Aaron Menikoff must cling to his indoctrination, however. Even something like actual reality won’t persuade him. Something even more powerful than truth compels him here.

His Bad Advice #1: “Don’t Abandon the Doctrine of Hell.”

Above all, no matter what, Menikoff advises that Christians must not dismiss the “doctrine of hell.”

He claims that this extortionist threat was the reason for his conversion. For what it’s worth, I believe him. Toxic Christians, above all, tend to be the most honest in this regard.

Oh sure, many will witter and warble about the lovey-dovey Boyfriend!Jesus stuff. But toxic Christians embrace this most evil of all evil Christian doctrines. Consequently, the doctrine figures extremely heavily in their own blathering and sales attempts.

Fundagelicals like this guy stand to lose the most if people figure out just how baseless and incomprehensibly empty this threat truly is.

It’s simply too valuable for him to give up.

Why That Would Just Be Awful–For Christians.

If a fundagelical figures out that Hell is a bunch of hogwash, then a lot of their demands collapse. If Hell doesn’t really exist, then there’s no need to entertain fundagelicals’ claims that everyone needs salvation. Salvation? What from, pray tell?

For that matter, without extortion to drive compliance and buy-in, what can fundagelicals possibly offer any potential recruits? The kind of fundagelicals who focus greatly on evangelism tend to be extremely unpleasant people. Their groups demand a lot without providing much in return. Worst of all, they hurt people. Often they deal out this hurt without even realizing they’re doing it. Sometimes, though, they exult in causing others pain.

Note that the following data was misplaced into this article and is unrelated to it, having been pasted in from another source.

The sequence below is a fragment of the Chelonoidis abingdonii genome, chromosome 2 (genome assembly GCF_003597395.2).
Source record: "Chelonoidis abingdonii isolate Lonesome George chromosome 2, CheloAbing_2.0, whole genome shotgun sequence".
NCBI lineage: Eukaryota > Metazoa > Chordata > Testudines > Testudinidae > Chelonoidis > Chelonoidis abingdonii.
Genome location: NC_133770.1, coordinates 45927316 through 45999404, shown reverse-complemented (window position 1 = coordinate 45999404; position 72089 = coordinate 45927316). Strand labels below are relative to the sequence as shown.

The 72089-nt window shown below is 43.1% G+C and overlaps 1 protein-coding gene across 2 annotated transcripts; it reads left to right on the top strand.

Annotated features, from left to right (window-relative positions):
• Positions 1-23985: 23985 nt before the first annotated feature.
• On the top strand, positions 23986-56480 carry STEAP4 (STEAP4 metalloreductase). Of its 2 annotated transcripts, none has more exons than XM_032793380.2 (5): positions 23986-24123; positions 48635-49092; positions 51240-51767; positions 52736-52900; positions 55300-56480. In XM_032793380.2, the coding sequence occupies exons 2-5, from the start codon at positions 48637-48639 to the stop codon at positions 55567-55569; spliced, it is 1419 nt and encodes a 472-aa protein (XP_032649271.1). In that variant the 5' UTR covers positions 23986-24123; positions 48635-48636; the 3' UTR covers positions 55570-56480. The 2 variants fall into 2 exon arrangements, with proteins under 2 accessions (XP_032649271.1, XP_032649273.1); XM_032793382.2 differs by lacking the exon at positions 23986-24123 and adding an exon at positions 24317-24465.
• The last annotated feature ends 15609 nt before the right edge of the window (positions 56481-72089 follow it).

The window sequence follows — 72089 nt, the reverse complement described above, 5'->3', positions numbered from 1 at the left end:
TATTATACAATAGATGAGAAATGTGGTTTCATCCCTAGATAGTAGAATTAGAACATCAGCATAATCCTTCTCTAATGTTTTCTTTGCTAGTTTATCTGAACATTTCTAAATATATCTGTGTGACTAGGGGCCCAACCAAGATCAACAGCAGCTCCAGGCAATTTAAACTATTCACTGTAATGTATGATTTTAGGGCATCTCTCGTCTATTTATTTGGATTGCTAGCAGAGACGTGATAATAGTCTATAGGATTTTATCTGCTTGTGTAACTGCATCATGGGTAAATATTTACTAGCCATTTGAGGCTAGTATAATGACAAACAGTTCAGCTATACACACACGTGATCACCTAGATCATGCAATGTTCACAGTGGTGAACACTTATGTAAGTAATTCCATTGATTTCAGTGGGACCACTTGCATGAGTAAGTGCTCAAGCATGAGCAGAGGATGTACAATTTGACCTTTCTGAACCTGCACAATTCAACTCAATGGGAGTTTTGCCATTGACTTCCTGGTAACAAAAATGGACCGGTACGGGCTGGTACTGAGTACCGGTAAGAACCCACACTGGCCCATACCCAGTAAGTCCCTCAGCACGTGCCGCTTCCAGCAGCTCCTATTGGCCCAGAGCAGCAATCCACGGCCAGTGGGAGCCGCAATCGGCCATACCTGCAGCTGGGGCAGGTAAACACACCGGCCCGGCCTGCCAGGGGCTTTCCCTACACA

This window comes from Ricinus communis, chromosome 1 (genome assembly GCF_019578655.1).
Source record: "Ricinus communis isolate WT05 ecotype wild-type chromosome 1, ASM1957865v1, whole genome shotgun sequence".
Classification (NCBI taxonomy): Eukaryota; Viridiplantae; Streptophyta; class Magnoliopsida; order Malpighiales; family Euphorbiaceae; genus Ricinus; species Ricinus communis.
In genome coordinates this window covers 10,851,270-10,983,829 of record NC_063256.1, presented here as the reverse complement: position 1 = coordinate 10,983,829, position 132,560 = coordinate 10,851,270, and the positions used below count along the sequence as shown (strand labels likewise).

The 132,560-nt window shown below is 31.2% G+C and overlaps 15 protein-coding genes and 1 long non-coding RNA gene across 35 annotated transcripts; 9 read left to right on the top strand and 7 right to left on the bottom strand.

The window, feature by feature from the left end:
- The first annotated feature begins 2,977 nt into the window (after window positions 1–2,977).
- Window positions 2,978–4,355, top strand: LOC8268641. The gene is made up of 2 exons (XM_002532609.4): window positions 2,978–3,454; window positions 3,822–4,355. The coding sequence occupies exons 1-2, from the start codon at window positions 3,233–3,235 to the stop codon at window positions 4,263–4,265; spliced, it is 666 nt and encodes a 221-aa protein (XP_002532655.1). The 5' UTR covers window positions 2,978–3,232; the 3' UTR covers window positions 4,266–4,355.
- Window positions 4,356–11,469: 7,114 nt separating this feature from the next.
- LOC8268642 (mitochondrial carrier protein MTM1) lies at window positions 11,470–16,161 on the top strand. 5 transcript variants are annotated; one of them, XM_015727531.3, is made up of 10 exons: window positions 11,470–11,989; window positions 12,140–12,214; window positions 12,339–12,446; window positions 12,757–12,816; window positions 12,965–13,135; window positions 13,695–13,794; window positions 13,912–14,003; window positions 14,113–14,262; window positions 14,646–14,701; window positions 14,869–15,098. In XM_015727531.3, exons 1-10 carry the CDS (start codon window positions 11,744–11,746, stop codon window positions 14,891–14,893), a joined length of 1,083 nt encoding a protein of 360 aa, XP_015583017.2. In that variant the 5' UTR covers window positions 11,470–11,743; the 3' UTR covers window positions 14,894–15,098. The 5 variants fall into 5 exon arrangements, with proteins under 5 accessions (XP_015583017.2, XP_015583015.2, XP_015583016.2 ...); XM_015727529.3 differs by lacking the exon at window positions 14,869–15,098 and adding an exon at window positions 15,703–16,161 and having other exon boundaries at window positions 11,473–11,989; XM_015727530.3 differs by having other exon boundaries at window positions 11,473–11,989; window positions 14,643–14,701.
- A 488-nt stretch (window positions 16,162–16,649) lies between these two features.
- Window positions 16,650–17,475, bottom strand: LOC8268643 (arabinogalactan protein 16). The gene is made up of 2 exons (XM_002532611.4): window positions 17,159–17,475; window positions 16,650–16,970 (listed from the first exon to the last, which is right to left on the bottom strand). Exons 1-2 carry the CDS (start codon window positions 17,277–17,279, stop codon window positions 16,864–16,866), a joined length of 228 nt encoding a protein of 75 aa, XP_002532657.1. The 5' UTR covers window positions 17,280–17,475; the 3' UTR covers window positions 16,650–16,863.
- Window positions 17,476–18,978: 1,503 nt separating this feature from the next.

(We call this behavior Christian love, and so do they. We both know that it isn’t real love.)

Toxic Christians’ stated reason for doing this harm is often their own fear of Hell. Evangelism, for them, works out to their attempt to convince other people to fear that which they fear.

As a doctrine, it works grandly to force compliance. The panic and terror induced by the threat of Hell can even temporarily overpower real love.

That’s why Menikoff and his ilk like it.

Compassion Beats Indoctrination, More and More Lately.

But a funny thing happens on the way to the anxious bench, for more Christians than Menikoff would like to think about. Two ideas fight in their minds when they have a non-believing loved one.

On one side, we find the evil, grotesque doctrine of Hell. Fundagelicals act like they know precisely who is and isn’t heading there. Non-Christians absolutely cannot go anywhere else. It’s a near-universal doctrine in fundagelicalism.

On the other side, though, we find the most powerful force in the ‘Verse: love. Terror is a series of sharp, jagged, chaotic spikes, but love is a deep wide bridge that can blanket those spikes and ease our passage across them. Love dares to travel new and unfamiliar ground; it whispers maybe, maybe, maybe. 

If love can whisper louder than terror can shriek, then Christians in these relationships can engage with the reality of a loved one who is a wonderful person but rejects their sales pitches.

This loved one isn’t a rebellious nitwit stubbornly “refusing to bow the knee to Christ.” And they don’t act at all like fundagelical doctrines predict.

At the notion of their god condemning this person to Hell, love makes many Christians balk. They rewrite their beliefs a little. They’re willing to at least entertain the idea that maybe at least some of a person’s afterlife destination depends on how they live, not on what specifics they believe about the supernatural.

Where terror shatters, love bends. More and more lately, Christians demonstrate that they are far more compassionate and loving than their god–and their leaders. And Aaron Menikoff needs their terror to overwhelm their love.

Hell as a Central Foundation.

By centering a mixed-faith relationship on threats, in effect keeping terror at the forefront of Christians’ minds, Menikoff creates an unwinnable argument in his flocks’ mixed-faith relationships.

No resolution except the full capitulation of the non-Christian exists in Menikoff’s paradigm. Since no compelling evidence exists regarding Christian claims, the Christian almost certainly won’t score a sale here.